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1025727 Posts in 41105 Topics- by 32711 Members - Latest Member: kerrybowden

July 23, 2014, 01:35:28 AM
TIGSource ForumsDeveloperTechnical (Moderators: Glaiel-Gamer, ThemsAllTook)recommended c++ libraries for arbitrary controller support?
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Author Topic: recommended c++ libraries for arbitrary controller support?  (Read 746 times)
MadWatch
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« Reply #15 on: February 28, 2013, 12:36:37 AM »

I use OOIS as library abstracting all inputs, not sure how it works for gamepads but never heard complains about it.
OIS is great but I had quiet a lot of troubles with it. There are two things anyone intending to use it should know.

First, you must turn on the XINPUT option into OISConfig.h if you want proper Xbox 360 pad support on Windows (it works like a charm when this option is on, but it has problems with the triggers when it isn't).

Second, multi platform keyboard support kinda sucks. Keyboard behavior is different on Windows and Linux (don't know about Mac yet since I don't have a Mac yet). On Windows OIS will give you keymap independent key code, that is if you press A on an azerty keyboard OIS will send you KC_Q. But on Linux it will give you keymap dependent codes so pressing A on any kind of keyboard will always send you KC_A.

But for some games you need both keymap dependent and independent codes. The later is great for directions keys (so that your qwerty WASD automatically becomes ZQSD on azerty). The former is great for commands key (ie press Ctrl-Z to undo whatever you just did in the level editor).

I also noticed some special keys are just ignored. I have a bépo keyboard (a French ergonomic layout), meaning I have an É key where you Z key is (assuming you have a qwerty). But OIS doesn't recognize it at all (it doesn't sent any event when it's pressed) which is troublesome.

I've been working on a patch to fix all these problems. But I must test it on Mac too before I can submit it on the OIS forum.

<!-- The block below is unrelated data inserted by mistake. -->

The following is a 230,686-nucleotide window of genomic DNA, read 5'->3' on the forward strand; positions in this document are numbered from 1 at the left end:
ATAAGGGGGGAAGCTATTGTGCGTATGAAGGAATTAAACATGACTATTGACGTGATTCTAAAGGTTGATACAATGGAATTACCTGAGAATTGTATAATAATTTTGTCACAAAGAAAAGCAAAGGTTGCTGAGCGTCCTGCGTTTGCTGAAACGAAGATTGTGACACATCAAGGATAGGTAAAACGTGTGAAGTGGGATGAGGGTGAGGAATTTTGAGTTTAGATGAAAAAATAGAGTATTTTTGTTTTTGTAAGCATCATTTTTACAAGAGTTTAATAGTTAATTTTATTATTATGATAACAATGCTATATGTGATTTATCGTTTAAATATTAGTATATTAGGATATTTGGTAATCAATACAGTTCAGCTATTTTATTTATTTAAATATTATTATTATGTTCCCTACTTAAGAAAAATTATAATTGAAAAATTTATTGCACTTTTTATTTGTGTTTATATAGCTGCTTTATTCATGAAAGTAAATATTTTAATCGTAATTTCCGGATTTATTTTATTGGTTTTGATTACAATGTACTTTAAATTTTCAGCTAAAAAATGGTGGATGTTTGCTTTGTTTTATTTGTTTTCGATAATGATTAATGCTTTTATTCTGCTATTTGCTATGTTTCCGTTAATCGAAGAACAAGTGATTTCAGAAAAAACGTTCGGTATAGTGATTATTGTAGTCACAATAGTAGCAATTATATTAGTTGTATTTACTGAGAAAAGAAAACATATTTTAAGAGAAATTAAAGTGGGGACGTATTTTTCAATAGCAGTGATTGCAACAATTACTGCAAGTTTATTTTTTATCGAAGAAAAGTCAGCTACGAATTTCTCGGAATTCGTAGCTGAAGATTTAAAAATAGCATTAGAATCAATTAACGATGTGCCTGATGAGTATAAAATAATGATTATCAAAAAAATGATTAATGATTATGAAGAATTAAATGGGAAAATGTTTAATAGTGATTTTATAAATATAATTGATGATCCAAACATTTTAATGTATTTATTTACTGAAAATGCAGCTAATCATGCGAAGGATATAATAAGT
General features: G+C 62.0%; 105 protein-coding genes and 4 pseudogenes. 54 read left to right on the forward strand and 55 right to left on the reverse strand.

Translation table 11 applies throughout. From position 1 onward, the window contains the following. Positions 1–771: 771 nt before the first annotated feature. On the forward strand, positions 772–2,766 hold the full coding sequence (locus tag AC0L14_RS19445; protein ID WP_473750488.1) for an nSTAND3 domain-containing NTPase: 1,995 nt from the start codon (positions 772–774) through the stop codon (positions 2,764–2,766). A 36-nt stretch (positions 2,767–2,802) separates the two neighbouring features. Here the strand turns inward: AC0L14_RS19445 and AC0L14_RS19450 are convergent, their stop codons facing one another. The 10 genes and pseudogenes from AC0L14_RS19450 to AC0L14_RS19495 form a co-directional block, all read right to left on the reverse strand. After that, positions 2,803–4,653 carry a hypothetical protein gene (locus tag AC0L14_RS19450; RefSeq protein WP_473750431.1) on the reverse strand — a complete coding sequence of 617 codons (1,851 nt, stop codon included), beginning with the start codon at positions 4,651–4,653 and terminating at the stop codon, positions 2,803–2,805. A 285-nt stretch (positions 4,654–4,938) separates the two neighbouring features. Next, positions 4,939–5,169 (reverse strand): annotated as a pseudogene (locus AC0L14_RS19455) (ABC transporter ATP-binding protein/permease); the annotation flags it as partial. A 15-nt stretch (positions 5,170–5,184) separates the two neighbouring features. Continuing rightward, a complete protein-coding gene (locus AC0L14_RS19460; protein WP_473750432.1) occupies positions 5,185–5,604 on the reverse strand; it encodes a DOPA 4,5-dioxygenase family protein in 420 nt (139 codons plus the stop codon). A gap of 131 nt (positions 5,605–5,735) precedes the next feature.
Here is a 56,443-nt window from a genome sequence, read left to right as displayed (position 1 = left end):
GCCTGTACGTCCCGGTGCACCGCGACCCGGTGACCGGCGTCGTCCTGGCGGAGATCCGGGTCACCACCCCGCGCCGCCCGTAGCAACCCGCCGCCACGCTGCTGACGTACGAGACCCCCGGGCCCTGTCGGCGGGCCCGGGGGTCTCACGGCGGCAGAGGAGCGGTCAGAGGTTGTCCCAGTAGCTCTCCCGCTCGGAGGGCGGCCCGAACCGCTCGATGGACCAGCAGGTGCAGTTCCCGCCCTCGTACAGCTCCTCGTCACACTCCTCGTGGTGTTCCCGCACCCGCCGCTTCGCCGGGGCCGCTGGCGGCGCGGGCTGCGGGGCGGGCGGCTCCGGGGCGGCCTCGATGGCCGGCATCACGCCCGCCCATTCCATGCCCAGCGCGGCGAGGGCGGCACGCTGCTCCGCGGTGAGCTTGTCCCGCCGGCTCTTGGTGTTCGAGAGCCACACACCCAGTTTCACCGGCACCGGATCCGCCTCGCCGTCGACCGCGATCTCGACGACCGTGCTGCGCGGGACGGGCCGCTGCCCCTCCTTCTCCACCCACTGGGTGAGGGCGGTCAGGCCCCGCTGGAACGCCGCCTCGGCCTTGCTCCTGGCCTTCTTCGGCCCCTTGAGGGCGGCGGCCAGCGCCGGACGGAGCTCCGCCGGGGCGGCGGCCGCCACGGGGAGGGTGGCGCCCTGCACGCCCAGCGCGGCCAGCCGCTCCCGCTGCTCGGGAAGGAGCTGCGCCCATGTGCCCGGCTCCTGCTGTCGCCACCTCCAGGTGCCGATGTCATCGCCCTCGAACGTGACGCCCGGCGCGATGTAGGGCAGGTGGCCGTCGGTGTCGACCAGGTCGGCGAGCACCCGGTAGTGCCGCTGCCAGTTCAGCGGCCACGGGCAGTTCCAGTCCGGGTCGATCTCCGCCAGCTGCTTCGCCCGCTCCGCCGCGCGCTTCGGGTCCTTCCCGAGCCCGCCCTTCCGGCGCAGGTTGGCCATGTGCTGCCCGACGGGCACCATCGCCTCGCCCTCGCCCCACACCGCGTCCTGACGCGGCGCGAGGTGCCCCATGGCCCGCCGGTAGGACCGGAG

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Schrompf
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« Reply #16 on: February 28, 2013, 07:26:11 AM »

I, too, was using OIS, but I pretty much rewrote all of the windows input handling. Moved all keyboard and mouse handling to RawInput to be able to handle multiple mice/keyboards for multiplayer input. Included the XInput option and then extended all input handling to also fire a digital event when an analogue axis passes a certain threshold, and vice versa. And finally I added hotswapping because RawInput reports a lot of ghost devices that really botch your input handling in case they accidentally come up at index 0.

I once intended to clean it up and release it under some sensible OpenSource licence, but I never came around to actually do it. Maybe when Splatter is finally done.
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Klaim
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« Reply #17 on: February 28, 2013, 08:37:37 AM »

MadWatch> Interesting to know that the behaviour is fixed on Linux. I thought it was a general problem to not have the real keys (because it seem it's the same problem with almost all games - I use both Azerty and Qwerty)

I'll have to check if it hasn't been fixed already.


It's too bad we still have to do ourself platform-dependent code to get not-so-raw correct inputs :/
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MadWatch
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« Reply #18 on: February 28, 2013, 11:39:42 AM »

I'll have to check if it hasn't been fixed already.
To my knowledge it hasn't been fixed in OIS yet.
I've seen a patch proposal on the forum to fix the Linux behavior but it hasn't been integrated to the git repo. And from what I've seen of it it only fix half of the problem (because only half of keycodes values are standard amongst Windows and Linux).
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Klaim
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« Reply #19 on: February 28, 2013, 12:33:20 PM »

Wait, there is also a way to convert any key pressed to it's textual (UTF8 if I remember correctly) value (as a string). Is it too slow for action inputs too? Or does it have the same problem of not providing the localized value on Windows? I remember it was working well few years ago for typing text...
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MadWatch
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« Reply #20 on: February 28, 2013, 01:05:51 PM »

Wait, there is also a way to convert any key pressed to it's textual (UTF8 if I remember correctly) value (as a string).
From my experience this has always worked perfectly. It always gives keymap dependent values on both Windows and Linux. However there are few pitfalls there too.

First you're never sure what string you will get if you press a non latin or accentuated character key.

Second, if you press a modifier key you won't get the string you expect (ie pressing the Z key gives you "z" string, but pressing Ctrl-Z gives you another string that isn't necessarily the same depending on your OS and keymap).
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Klaim
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« Reply #21 on: February 28, 2013, 01:16:04 PM »

Ok so it's not very useful for combinations of keys...
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